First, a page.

Nearly 5.4 million people are affected by Alzheimer's disease and it happens to be the sixth leading cause of death.
In such a scenario, timely diagnosis of Alzheimer's is crucial as it can make a world of difference to patients and their families. Mainly, it will prevent the loss of time when medication can actually work to slow down memory loss. This will also give families valuable time to spend with their loved ones and make plans for the future.
It is also quite unfortunate that sometimes there is a delay on the part of physicians to diagnose the condition. In certain cases of early-onset Alzheimer's, in those below the age of 65, physicians also display reluctance to make a quick diagnosis. Families are sometimes frustrated seeking help as physicians just miss out on spotting dementia-like symptoms in younger people.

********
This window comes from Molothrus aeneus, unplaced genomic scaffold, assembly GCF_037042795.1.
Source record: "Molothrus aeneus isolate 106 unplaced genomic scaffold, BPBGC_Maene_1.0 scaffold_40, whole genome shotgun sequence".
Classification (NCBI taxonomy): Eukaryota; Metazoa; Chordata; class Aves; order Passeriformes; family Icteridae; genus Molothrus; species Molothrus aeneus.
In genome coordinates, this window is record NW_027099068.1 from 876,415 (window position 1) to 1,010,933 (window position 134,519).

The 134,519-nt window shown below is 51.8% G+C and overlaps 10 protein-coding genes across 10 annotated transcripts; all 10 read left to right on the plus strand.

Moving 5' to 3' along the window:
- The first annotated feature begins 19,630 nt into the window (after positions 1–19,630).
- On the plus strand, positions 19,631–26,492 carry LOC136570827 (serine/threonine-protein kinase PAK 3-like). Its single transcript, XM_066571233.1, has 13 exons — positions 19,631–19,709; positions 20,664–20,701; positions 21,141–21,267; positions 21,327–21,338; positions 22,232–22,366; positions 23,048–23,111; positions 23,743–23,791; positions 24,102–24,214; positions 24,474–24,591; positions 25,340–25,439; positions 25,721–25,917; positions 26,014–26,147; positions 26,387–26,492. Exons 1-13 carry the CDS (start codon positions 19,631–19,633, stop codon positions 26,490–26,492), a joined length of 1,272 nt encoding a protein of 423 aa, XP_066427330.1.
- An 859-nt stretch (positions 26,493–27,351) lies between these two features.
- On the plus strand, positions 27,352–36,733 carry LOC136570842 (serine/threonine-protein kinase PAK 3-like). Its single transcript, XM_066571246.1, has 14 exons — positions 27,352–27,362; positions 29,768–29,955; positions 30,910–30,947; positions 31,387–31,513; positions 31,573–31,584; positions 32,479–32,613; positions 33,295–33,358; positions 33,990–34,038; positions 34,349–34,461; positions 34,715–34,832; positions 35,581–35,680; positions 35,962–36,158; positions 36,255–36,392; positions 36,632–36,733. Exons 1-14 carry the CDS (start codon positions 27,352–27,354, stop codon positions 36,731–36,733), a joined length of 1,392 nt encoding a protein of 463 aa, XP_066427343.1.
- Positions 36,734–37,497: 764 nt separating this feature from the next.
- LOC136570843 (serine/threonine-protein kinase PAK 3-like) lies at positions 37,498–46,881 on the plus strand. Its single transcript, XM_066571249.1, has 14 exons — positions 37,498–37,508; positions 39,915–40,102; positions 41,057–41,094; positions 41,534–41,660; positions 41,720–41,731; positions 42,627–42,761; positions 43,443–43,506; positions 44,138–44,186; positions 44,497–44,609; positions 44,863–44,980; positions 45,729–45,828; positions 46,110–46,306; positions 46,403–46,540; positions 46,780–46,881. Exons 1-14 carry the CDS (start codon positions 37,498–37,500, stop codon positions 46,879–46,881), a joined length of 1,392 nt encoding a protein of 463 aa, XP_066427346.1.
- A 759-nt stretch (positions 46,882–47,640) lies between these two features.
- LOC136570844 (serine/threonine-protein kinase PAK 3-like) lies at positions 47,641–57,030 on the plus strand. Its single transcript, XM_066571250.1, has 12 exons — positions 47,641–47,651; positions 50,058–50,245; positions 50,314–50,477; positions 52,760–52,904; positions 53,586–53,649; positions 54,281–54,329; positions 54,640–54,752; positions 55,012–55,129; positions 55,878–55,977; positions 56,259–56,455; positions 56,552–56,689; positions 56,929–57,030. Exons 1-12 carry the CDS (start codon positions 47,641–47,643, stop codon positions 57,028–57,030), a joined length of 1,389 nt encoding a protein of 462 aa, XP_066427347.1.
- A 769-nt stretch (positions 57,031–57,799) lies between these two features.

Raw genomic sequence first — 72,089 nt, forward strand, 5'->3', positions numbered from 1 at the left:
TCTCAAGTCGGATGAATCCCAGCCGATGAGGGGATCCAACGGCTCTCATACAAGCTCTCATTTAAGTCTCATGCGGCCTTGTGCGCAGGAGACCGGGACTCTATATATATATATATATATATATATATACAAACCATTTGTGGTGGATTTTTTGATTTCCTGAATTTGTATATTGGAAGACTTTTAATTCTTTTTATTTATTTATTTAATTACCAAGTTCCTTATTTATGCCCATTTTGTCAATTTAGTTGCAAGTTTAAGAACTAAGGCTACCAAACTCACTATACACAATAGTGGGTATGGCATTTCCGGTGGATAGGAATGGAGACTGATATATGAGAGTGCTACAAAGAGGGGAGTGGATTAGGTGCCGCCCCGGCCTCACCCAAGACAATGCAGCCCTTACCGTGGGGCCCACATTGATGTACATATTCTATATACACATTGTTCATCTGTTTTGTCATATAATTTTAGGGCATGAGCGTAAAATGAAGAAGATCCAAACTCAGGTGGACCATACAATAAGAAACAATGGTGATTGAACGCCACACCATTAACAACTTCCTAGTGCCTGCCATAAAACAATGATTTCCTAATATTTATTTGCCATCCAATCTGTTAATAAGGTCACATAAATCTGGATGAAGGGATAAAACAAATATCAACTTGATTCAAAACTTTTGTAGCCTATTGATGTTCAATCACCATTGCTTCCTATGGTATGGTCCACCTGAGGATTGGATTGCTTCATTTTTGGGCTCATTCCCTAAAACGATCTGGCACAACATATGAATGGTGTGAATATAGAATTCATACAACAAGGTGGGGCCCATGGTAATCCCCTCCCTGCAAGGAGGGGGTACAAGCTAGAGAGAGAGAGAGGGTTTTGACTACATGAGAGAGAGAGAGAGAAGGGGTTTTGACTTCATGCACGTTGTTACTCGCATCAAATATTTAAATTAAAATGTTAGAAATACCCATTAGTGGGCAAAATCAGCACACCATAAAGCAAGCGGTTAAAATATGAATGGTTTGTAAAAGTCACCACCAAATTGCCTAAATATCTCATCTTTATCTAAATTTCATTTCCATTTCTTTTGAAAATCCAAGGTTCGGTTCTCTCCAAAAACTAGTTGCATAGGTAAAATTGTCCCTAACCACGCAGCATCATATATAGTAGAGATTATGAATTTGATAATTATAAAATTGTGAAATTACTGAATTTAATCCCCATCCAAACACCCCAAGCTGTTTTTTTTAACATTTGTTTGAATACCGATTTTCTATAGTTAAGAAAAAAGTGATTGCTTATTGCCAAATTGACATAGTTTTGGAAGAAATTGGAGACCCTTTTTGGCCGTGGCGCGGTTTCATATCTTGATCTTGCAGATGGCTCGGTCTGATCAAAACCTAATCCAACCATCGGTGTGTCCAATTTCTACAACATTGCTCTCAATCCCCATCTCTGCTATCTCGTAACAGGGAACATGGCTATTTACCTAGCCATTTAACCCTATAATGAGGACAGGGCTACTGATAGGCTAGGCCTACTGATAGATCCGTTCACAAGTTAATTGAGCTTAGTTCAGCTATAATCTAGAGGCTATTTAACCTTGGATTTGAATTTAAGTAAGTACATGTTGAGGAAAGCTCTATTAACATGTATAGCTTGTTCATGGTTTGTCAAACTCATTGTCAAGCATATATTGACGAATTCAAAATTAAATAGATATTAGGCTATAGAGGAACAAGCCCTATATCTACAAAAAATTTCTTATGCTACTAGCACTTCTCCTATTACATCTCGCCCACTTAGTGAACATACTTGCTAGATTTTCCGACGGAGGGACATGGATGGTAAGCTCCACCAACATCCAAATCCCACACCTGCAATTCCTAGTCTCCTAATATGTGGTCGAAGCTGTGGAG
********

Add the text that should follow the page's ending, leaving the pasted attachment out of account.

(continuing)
''Many providers find it hard to believe that someone so young could have dementia or Alzheimer's," said Elizabeth Edgerly, the Alzheimer's Association of Northern California's chief program officer.
''It's a challenge for primary care physicians. I tend to see them adapting a number of strategies. When someone has memory complaints, they get a brain scan and get the patient on memory-enhancing drugs. The other strategy is to minimize the complaint until the situation gets more severe."